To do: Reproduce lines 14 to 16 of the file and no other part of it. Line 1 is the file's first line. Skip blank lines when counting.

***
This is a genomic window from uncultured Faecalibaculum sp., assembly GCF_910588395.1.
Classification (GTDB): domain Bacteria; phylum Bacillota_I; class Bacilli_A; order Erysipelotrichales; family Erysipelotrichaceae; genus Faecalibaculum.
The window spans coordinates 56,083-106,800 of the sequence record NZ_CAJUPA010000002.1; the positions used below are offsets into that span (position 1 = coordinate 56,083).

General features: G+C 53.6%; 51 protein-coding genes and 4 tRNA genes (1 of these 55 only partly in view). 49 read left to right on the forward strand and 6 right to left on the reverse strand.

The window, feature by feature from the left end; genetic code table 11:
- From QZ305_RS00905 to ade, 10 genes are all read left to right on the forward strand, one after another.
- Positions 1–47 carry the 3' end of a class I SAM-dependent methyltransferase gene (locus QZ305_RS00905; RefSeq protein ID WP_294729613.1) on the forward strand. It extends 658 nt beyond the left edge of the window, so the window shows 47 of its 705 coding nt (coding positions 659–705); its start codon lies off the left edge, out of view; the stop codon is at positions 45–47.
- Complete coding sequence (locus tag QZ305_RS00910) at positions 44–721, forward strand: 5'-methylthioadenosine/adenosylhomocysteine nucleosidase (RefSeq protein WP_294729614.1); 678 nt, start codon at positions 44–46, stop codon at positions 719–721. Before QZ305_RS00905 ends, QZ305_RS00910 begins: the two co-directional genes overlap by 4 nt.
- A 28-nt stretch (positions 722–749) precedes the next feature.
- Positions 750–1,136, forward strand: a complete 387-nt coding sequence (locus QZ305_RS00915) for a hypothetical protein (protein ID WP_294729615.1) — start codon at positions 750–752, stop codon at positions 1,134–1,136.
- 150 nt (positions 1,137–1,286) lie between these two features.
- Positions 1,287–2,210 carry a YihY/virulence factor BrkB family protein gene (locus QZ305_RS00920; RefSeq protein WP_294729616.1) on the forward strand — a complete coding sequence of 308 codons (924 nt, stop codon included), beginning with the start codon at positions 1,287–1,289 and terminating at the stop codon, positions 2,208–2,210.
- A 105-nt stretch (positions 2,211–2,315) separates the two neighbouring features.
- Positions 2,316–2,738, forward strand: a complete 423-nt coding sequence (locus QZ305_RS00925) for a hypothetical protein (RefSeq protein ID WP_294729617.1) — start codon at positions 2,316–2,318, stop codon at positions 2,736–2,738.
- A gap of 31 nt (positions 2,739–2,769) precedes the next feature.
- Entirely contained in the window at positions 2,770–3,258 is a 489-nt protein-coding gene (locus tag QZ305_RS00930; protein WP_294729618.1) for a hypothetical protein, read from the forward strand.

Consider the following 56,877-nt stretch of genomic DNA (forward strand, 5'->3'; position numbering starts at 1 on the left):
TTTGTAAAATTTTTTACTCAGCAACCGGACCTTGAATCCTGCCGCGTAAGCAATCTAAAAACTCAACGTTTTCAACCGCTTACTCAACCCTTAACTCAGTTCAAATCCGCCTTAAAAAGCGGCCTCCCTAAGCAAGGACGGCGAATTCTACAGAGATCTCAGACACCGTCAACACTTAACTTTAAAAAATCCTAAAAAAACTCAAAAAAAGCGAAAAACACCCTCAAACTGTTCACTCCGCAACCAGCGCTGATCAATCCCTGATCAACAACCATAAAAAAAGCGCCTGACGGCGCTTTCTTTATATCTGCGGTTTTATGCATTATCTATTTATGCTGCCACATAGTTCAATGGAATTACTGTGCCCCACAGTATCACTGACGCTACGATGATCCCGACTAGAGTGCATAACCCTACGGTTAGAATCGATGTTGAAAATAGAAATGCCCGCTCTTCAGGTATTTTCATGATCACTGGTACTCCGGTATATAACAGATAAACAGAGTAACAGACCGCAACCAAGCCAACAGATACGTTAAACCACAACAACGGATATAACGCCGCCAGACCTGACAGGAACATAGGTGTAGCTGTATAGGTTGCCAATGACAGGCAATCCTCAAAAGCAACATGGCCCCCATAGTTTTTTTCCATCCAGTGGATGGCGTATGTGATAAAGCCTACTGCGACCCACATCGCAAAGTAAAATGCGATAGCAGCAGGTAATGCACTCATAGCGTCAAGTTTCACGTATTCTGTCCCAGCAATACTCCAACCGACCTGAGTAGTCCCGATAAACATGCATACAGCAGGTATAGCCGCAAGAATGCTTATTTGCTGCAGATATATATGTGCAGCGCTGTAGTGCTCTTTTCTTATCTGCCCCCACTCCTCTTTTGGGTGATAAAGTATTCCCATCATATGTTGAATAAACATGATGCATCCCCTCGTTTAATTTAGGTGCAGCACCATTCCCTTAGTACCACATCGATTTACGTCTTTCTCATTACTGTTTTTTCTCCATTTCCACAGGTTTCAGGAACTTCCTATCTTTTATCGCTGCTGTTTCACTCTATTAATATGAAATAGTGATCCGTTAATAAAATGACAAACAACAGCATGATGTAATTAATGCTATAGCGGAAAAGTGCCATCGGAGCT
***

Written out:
- Positions 2,316–2,738, forward strand: a complete 423-nt coding sequence (locus QZ305_RS00925) for a hypothetical protein (RefSeq protein ID WP_294729617.1) — start codon at positions 2,316–2,318, stop codon at positions 2,736–2,738.
- A gap of 31 nt (positions 2,739–2,769) precedes the next feature.
- Entirely contained in the window at positions 2,770–3,258 is a 489-nt protein-coding gene (locus tag QZ305_RS00930; protein WP_294729618.1) for a hypothetical protein, read from the forward strand.